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I was watching this series of lectures on universal algebra on YouTube and the instructor, Charlotte Aten, mentioned that Øystein Ore studied lattices with the goal of using lattices as a unifying abstraction for mathematical structures. I don't remember which exact lecture she said this in, but she compares the goals of the lattice-based approach with category theory, which has been successful as a unifying abstraction.

I'm curious what the "lattice program" (so to speak) achieved, how it was perceived at the time, where it got stuck, and how it ended.

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I'm the same Charlotte Aten you were watching on YouTube. I had intended to make this a comment and not an answer (since I don't think I can provide a complete one), but since I just joined this StackExchange community for the purpose of responding to this I don't have that ability here yet.

In any case, the main source I have for that story is the book «Modern Algebra and the Rise of Mathematical Structures» by Leo Corry. I don't remember how much depth the author goes into about the short-lived program of Ore's. I think that it was mainly just presented to set the stage for a much more detailed discussion of the history of category theory and as a kind of segue away from abstract/universal algebra. You may be able to find more information in the copious references in that book.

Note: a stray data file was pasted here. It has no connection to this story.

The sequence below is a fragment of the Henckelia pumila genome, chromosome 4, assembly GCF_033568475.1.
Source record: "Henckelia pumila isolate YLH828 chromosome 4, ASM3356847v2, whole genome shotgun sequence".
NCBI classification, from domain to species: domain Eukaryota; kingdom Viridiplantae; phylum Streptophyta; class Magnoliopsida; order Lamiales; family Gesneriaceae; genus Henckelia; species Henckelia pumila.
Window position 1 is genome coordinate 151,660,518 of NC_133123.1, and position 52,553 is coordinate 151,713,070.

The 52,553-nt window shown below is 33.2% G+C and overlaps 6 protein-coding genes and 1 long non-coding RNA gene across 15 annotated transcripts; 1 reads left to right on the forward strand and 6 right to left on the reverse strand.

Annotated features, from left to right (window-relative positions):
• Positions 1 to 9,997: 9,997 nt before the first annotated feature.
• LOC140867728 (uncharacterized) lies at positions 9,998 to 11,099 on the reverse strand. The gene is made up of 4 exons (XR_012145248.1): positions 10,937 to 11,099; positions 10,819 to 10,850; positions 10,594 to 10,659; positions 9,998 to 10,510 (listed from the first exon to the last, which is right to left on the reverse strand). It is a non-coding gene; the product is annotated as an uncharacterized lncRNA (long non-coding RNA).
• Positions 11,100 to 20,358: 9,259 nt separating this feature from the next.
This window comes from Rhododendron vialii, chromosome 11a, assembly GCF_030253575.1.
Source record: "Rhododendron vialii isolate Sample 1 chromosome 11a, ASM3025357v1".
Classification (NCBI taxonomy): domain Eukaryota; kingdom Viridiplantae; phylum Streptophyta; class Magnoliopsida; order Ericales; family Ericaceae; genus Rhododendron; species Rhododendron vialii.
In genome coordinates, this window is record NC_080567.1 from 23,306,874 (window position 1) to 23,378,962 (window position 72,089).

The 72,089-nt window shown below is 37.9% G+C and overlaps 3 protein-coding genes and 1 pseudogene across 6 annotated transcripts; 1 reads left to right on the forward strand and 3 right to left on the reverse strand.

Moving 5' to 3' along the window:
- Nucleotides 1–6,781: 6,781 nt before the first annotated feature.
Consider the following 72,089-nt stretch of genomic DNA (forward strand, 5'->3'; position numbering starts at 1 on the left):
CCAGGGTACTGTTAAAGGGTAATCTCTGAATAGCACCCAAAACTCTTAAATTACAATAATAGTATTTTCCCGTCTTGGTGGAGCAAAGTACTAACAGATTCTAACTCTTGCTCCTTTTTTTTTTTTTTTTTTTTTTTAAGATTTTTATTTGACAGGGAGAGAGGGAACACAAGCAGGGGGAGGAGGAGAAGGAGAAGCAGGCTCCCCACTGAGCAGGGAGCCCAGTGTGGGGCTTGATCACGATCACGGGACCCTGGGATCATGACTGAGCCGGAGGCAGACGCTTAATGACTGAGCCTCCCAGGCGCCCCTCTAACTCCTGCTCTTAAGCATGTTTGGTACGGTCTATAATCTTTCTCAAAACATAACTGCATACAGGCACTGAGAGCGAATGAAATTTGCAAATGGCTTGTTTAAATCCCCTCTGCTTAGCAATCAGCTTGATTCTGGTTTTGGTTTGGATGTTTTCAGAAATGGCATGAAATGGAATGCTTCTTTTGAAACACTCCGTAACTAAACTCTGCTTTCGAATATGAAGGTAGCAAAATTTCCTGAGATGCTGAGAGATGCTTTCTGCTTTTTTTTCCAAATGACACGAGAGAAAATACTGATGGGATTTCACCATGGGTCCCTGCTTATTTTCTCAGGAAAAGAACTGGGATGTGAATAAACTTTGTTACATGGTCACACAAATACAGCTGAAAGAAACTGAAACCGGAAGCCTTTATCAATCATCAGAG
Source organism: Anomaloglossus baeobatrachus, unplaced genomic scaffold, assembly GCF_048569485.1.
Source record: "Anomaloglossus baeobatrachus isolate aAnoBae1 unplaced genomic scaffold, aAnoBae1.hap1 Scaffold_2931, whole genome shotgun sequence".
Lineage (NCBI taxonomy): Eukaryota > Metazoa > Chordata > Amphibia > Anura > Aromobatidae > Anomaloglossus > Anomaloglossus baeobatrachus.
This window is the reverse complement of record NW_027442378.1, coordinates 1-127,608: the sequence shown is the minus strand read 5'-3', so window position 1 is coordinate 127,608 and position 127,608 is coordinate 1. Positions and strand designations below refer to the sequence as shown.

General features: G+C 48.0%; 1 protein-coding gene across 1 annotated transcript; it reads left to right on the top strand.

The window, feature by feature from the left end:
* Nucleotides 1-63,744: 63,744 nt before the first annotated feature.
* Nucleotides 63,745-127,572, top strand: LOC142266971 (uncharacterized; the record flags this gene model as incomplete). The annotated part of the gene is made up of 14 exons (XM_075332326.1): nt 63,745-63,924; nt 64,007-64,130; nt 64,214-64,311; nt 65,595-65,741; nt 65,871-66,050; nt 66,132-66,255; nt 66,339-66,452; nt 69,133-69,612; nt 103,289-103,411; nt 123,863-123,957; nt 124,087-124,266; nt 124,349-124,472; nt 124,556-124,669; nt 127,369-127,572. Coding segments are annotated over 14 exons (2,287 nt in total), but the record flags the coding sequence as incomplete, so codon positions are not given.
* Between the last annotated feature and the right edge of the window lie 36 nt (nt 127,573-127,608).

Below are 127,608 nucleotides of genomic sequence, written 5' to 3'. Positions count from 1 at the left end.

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  • $\begingroup$ I think it is one of the coolest features of Stack Exchange that, sometimes, the person that inspired someone to ask a question comes along an answers it themselves (even if the answer is not complete). $\endgroup$
    – Danu
    Aug 7 at 16:14

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